She says Alaska still has one of the highest rates of gonorrhea infection in the country.

Fort Wainwright soldier killed in Afghanistan

ANCHORAGE, Alaska (AP) — An Alaska-based soldier from Arizona has been killed in Afghanistan.

The Department of Defense in a release Monday identified the soldier as Sgt. 1st Class Johnathan B. McCain of Apache Junction, Ariz.

The 38-year-old McCain died Sunday in Kandahar province from injuries he received from a roadside bomb while on mounted patrol.

McCain was stationed with the 1st Stryker Brigade Combat Team at Fort Wainwright in Fairbanks.

Utah mayor used alias to write upbeat news stories

SALT LAKE CITY (AP) — Like his counterparts across the country, Mayor Mike Winder unabashedly promotes his community. But the style is unorthodox: He uses an alias and freelances upbeat articles about West Valley City, Utah.

Winder, mayor of the state’s second-largest city, said he took the approach because the media spent too much time on crime coverage.

He unapologetically revealed himself this week, insisting the balance was needed.

"I thought about all the people just reading about crime in our city and nothing better," Winder said Friday. "I’m trying to stand up for us because we do get the short end of the stick - negative stories."

Winder had been writing under the name Richard Burwash, an alias he actually swiped from a real man - a one-time professional tennis player from California - that he found on the Internet.

He said getting stories published by the Deseret News, KSL-TV’s website and a community weekly was as easy as setting up a Gmail account and Facebook page. He communicated with editors by email and phone, never showing his face.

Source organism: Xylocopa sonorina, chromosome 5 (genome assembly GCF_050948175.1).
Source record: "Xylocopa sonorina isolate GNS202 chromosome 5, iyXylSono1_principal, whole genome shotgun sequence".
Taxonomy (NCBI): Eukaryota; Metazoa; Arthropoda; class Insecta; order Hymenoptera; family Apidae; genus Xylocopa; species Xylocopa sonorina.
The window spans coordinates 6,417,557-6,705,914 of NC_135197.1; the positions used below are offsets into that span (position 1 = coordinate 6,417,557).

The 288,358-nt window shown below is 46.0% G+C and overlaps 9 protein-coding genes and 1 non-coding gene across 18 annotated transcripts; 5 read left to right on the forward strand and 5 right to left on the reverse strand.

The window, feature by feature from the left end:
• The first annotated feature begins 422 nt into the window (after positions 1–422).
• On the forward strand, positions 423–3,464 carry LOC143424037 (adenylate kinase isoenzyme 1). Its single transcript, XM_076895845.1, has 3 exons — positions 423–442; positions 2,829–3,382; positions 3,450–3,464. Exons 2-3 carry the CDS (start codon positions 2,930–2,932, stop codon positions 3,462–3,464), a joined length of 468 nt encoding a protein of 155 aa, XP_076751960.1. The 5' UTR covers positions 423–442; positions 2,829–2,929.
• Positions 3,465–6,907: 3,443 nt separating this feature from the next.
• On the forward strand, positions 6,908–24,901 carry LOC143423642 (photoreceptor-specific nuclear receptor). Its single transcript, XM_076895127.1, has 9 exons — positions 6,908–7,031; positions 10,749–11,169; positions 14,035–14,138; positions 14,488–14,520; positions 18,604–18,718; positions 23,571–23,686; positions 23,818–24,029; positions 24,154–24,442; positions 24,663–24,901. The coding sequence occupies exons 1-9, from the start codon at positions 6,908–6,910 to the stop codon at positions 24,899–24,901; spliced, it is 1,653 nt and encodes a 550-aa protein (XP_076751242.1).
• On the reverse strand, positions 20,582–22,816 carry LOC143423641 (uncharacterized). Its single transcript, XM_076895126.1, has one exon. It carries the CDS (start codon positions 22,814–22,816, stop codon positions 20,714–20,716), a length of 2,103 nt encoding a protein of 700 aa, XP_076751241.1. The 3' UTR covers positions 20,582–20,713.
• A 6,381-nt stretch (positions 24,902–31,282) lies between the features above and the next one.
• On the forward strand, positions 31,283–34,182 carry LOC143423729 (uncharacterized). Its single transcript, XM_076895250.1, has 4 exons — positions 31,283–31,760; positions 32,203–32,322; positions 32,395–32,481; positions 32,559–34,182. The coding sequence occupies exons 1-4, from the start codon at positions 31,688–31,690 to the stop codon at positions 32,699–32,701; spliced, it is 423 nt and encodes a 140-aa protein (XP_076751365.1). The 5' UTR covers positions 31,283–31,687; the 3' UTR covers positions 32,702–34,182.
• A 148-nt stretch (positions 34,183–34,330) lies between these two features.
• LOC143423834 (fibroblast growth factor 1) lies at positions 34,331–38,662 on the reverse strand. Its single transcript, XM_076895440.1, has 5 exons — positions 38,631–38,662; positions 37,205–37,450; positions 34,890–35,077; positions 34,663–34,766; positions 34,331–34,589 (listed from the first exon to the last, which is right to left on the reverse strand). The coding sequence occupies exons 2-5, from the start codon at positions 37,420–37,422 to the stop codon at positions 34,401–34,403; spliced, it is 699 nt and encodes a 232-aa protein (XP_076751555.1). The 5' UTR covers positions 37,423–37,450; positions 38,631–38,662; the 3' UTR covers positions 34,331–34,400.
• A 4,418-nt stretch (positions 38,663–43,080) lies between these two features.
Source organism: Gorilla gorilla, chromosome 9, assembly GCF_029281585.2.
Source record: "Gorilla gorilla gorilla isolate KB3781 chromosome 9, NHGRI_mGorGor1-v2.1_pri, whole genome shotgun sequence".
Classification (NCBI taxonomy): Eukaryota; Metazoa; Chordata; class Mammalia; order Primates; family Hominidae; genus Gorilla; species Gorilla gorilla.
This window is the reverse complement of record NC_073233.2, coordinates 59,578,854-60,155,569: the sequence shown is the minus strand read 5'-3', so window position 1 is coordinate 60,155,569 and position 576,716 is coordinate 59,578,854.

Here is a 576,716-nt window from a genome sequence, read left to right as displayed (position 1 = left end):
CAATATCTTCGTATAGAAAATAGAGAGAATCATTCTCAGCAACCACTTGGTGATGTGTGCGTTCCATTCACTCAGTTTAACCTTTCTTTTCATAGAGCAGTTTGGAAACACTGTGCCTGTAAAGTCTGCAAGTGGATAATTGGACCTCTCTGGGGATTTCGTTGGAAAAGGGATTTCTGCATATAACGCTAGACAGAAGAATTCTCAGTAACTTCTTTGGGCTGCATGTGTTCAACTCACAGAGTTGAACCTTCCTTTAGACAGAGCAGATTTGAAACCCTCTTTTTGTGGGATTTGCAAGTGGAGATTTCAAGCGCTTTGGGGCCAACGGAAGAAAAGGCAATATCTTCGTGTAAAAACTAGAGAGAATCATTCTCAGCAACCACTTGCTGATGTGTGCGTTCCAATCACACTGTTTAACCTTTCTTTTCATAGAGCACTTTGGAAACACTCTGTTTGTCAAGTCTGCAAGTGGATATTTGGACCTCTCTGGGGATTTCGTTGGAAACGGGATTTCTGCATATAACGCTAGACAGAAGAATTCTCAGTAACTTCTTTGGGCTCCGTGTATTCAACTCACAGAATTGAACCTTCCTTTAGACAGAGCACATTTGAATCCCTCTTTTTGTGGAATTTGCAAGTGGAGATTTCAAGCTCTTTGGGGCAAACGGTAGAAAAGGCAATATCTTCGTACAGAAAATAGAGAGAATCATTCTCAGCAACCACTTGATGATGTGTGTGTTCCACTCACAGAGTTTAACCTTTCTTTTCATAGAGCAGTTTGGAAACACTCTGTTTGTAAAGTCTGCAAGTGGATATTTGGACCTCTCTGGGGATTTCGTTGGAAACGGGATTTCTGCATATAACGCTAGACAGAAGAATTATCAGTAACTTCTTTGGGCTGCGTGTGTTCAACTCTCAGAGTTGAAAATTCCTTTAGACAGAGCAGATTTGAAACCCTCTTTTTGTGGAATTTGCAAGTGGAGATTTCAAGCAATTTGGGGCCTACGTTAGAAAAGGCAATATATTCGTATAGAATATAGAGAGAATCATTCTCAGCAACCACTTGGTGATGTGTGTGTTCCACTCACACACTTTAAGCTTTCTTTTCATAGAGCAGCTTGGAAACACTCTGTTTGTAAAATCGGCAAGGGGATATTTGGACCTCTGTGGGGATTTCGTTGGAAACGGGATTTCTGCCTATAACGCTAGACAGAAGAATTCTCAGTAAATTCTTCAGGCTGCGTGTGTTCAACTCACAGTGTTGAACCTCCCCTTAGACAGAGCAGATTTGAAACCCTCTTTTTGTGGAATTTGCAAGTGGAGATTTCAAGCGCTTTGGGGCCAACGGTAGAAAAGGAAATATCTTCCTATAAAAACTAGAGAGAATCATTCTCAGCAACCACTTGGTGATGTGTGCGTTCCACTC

As an unpaid writer for several months earlier this year, the so-called Burwash even quoted himself as mayor in some stories. In one published piece, he wrote about the opening of a Buddhist Temple in his Salt Lake City suburb, quoting himself as saying, “We applaud any time a group builds a place to celebrate peace and to encourage people to live better lives.”

"I was an easy source," he quipped Friday.

He even let his sister write one story under his alias. But he maintains all the stories were “100 percent factually correct” - except for the byline, of course.

Executives at the Deseret News, one of Salt Lake City’s two daily newspapers, were not amused.

"While we appreciate that Mayor Winder would, of his own accord, quit writing under the assumed name and then detail the error to us, we remain highly concerned that someone would purposely misrepresent himself," Clark Gilbert, president and CEO of the Deseret News and Deseret Digital Media, told the newspaper. "We deeply regret that Mayor Winder would do this."

Gilbert didn’t return messages left Friday by The Associated Press.

The Deseret News said it has published about 5,500 articles by 2,000 contributors in the past year. The paper began accepting contributions after cutting its newsroom staff and consolidating operations with affiliated television and radio stations.